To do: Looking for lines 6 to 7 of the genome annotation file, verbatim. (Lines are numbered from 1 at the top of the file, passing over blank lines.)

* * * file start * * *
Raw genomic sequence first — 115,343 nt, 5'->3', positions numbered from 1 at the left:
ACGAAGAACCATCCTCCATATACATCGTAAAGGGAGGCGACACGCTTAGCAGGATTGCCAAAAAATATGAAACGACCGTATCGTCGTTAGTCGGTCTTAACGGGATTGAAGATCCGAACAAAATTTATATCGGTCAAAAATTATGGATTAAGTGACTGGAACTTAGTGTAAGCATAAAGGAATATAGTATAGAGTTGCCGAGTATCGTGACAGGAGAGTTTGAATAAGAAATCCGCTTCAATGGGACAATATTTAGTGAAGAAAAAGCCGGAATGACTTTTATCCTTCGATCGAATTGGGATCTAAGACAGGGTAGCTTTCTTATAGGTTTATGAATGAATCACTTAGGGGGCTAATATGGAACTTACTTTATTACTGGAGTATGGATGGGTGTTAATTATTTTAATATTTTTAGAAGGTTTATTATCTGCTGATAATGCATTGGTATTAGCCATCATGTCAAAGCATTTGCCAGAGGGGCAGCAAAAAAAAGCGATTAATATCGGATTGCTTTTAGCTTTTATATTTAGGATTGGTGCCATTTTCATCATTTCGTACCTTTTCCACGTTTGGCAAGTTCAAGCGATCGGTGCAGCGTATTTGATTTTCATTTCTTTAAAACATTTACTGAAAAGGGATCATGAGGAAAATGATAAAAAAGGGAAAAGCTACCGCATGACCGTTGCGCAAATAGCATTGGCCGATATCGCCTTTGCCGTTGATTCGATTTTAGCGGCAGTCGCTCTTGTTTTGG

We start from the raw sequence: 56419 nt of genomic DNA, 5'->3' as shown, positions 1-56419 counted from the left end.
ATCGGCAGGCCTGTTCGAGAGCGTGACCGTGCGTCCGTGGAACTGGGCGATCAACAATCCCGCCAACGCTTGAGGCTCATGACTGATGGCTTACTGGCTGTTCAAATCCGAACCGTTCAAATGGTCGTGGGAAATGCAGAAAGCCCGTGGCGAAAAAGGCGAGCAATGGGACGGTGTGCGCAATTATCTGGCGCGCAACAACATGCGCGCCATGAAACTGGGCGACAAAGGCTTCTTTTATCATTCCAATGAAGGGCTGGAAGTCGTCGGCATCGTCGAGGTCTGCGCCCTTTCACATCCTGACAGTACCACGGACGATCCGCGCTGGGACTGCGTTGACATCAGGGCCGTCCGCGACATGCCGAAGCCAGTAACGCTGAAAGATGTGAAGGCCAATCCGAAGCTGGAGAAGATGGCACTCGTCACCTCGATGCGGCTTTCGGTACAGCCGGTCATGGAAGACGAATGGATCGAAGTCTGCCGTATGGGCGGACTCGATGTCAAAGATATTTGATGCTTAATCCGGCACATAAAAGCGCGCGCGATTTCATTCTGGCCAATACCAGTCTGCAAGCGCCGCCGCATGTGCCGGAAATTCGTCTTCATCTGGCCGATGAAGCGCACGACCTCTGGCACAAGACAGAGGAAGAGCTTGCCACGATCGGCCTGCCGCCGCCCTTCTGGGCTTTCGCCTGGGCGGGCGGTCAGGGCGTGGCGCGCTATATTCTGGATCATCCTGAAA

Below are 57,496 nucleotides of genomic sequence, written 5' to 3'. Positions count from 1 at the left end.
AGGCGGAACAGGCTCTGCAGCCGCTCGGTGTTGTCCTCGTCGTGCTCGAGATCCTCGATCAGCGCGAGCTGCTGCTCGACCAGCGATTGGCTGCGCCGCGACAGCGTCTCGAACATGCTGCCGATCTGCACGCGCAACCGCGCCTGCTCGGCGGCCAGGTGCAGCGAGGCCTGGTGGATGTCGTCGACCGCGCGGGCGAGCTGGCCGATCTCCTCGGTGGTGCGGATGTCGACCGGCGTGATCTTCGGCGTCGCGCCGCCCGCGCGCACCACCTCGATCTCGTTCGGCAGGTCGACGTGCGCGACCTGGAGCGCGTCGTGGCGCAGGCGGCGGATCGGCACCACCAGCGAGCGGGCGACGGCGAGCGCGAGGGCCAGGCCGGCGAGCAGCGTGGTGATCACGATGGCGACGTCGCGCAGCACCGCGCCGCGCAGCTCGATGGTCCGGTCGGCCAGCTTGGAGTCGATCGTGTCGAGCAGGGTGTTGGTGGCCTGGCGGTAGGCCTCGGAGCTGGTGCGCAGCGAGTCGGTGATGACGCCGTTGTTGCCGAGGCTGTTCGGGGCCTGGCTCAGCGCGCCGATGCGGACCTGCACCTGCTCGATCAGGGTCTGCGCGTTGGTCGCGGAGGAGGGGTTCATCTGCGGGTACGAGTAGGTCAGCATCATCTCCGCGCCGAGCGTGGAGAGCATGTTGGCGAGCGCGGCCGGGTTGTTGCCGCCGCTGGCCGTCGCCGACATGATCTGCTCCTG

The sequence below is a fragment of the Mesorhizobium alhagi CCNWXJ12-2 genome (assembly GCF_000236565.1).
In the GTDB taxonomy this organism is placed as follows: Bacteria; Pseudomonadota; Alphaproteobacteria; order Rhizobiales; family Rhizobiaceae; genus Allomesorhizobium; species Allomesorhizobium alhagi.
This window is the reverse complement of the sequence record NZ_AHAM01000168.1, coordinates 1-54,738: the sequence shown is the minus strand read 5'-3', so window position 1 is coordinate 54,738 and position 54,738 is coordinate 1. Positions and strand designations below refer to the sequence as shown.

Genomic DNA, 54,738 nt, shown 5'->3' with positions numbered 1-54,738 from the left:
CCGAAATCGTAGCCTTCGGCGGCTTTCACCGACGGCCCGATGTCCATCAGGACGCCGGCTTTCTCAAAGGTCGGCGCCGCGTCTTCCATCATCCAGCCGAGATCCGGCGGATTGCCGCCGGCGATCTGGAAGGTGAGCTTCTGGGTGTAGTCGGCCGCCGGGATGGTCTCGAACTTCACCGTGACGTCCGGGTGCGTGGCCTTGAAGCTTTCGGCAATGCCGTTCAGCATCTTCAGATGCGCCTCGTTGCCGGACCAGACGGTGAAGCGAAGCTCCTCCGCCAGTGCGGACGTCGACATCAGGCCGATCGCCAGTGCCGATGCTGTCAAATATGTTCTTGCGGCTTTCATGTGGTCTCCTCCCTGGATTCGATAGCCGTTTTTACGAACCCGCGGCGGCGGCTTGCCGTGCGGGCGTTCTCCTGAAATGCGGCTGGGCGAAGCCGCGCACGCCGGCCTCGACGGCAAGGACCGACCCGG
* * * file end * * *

AGGCGGAACAGGCTCTGCAGCCGCTCGGTGTTGTCCTCGTCGTGCTCGAGATCCTCGATCAGCGCGAGCTGCTGCTCGACCAGCGATTGGCTGCGCCGCGACAGCGTCTCGAACATGCTGCCGATCTGCACGCGCAACCGCGCCTGCTCGGCGGCCAGGTGCAGCGAGGCCTGGTGGATGTCGTCGACCGCGCGGGCGAGCTGGCCGATCTCCTCGGTGGTGCGGATGTCGACCGGCGTGATCTTCGGCGTCGCGCCGCCCGCGCGCACCACCTCGATCTCGTTCGGCAGGTCGACGTGCGCGACCTGGAGCGCGTCGTGGCGCAGGCGGCGGATCGGCACCACCAGCGAGCGGGCGACGGCGAGCGCGAGGGCCAGGCCGGCGAGCAGCGTGGTGATCACGATGGCGACGTCGCGCAGCACCGCGCCGCGCAGCTCGATGGTCCGGTCGGCCAGCTTGGAGTCGATCGTGTCGAGCAGGGTGTTGGTGGCCTGGCGGTAGGCCTCGGAGCTGGTGCGCAGCGAGTCGGTGATGACGCCGTTGTTGCCGAGGCTGTTCGGGGCCTGGCTCAGCGCGCCGATGCGGACCTGCACCTGCTCGATCAGGGTCTGCGCGTTGGTCGCGGAGGAGGGGTTCATCTGCGGGTACGAGTAGGTCAGCATCATCTCCGCGCCGAGCGTGGAGAGCATGTTGGCGAGCGCGGCCGGGTTGTTGCCGCCGCTGGCCGTCGCCGACATGATCTGCTCCTG

The sequence below is a fragment of the Mesorhizobium alhagi CCNWXJ12-2 genome (assembly GCF_000236565.1).